On Being Paperless
I developed these personal guidelines while on the faculty
of UNC. They have served me well, and you are invited to
follow them or develop your own guidelines. Why? Here's
a quote from the Worldwide Pulp, Paper and Converting Industry:
"Every year, Americans use more than 90 million short tons of paper and
paperboard. That's an average of 700 pounds of paper products per
person each year. Every year in America, more than 2 billion books,
350 million magazines, and 24 billion newspapers are published."
Deforestation is a major environmental issue, and paper production is
only part of the problem: reducing animal consumption (cattle
grazing), urban sprawl and timber construction, and massive
agriculture is part of the solution.
"Paperless" means without paper. Alternatively, it means with less
paper. There are many times in academic environments where paper is
required, but many more where paper is optional. These guidelines are
intended to help us to reduce paper use when possible, and to
eliminate it when reasonable.
Guidelines for paper non-use: Situations in which paper is never
- Classroom assignments. All class assignments are to be submitted
electronically. Usually, this means writing an online Web page, but
sometimes it involves sending a file attachment to the professor. I
will not print Web pages or file attachments, but will read them
online and give feedback electronically.
- Electronic feedback. All grading information is sent to students
- Syllabus information. The syllabus is online, and will be
updated regularly. Students will not receive a paper copy, and are
urged to consult the online syllabus regularly for updates and links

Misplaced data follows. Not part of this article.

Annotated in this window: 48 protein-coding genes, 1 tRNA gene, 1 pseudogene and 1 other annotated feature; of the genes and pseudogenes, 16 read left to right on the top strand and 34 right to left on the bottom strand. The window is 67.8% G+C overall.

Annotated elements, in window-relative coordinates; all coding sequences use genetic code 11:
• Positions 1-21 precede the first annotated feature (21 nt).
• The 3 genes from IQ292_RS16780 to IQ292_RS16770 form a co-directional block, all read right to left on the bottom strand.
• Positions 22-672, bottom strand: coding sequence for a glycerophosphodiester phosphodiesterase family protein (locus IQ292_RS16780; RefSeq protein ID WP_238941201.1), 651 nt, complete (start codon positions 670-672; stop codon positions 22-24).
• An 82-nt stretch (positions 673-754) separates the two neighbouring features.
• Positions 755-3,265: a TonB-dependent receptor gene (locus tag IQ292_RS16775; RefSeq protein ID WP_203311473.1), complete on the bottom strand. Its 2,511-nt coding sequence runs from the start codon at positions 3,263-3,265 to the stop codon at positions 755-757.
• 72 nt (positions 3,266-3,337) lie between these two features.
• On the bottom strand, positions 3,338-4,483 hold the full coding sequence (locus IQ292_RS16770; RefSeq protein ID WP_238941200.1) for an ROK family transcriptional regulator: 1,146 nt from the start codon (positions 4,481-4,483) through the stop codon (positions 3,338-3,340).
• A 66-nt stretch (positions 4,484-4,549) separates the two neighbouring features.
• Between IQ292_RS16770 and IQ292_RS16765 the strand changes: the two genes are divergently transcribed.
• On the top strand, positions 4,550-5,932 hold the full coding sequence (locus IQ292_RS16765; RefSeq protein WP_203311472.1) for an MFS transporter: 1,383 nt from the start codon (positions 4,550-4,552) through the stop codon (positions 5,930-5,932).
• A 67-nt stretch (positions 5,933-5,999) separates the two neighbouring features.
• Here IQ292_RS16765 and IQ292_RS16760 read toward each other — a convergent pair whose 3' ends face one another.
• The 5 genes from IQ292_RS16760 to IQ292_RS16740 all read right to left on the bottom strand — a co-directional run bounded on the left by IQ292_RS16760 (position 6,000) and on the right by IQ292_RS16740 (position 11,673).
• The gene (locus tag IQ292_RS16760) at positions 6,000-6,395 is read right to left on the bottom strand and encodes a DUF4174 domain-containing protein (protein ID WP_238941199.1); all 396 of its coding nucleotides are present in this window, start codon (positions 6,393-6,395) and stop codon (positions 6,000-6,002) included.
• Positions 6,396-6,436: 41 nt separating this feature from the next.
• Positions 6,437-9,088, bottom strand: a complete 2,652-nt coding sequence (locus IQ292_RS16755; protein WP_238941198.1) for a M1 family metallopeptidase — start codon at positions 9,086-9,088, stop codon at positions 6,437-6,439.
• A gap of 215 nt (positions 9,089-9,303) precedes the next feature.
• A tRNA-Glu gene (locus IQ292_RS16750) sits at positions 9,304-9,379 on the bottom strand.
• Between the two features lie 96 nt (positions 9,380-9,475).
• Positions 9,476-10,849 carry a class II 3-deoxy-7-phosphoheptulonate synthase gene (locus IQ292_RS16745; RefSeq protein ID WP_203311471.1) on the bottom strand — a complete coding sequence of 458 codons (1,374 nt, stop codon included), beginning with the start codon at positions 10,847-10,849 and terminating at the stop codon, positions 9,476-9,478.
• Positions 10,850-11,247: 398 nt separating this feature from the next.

to notes and assignments.
- Master's and Doctoral thesis drafts. Drafts will be read
electronically, and comments returned electronically. In early
stages, word processor formats might be best (so changes can be
inserted). At later phases, PDF or other non-changable formats are
better, so the final page layout may be seen.
- Memos and committee work. No paper copy will be made of
committee output, memos or other activity unless specifically
requested or required.
Guidelines for paper reduction: Situations in which paper might not
be avoidable, but can be addressed.
- Recycling. Any paper received will be recycled immediately
unless future use is guaranteed.
- Books. Books purchased will be for immediate and complete
reading. Books without anticipated future use will be donated.
Whenever possible, electronic resources will be used instead of books.
- Magazines and journals. Subscriptions will be scrutinized
regularly and minimized. Content that is of primary interest but
available electronically will not be received in print form.
- Readings. Journal articles, Web pages and other online content
judged to be important for long-term use (e.g., frequent reference for
research) may be printed. All other content will be stored digitally,
or simply bookmarked.
Guidelines to reduce paper generated on your behalf.
- Reduce junk mail. Follow The
Direct Marketing Association's "DMA Choice" instructions for getting on the
Telephone Preference Service and Mail Preference Service. This will
help remove you from many mailing lists and telephone calling lists.
They recently added an email preference service, to help avoid
spammers' messages. Paper junk mail uses lots of energy to get
to you. If you don't want it (and who really does), take steps
to minimize it.
- BYOB (Bring Your Own Bag). Paper and plastic sacs at
supermarkets are weak and small. Invest in some reusable bags
made of canvas, rope or another product. They'll fit more,
and you won't find your groceries dropping through holes in the
bag on your way into the house!
- Don't pick up that paper! Do you really want a newspaper
subscription? A brochure? A freebie local circular? Daily, you're
faced with many opportunities to "just say no" to using paper
for only a few minutes (or worse, not even reading it!) before
it's destined for the recycle bin or landfill.
Updated May 8, 2004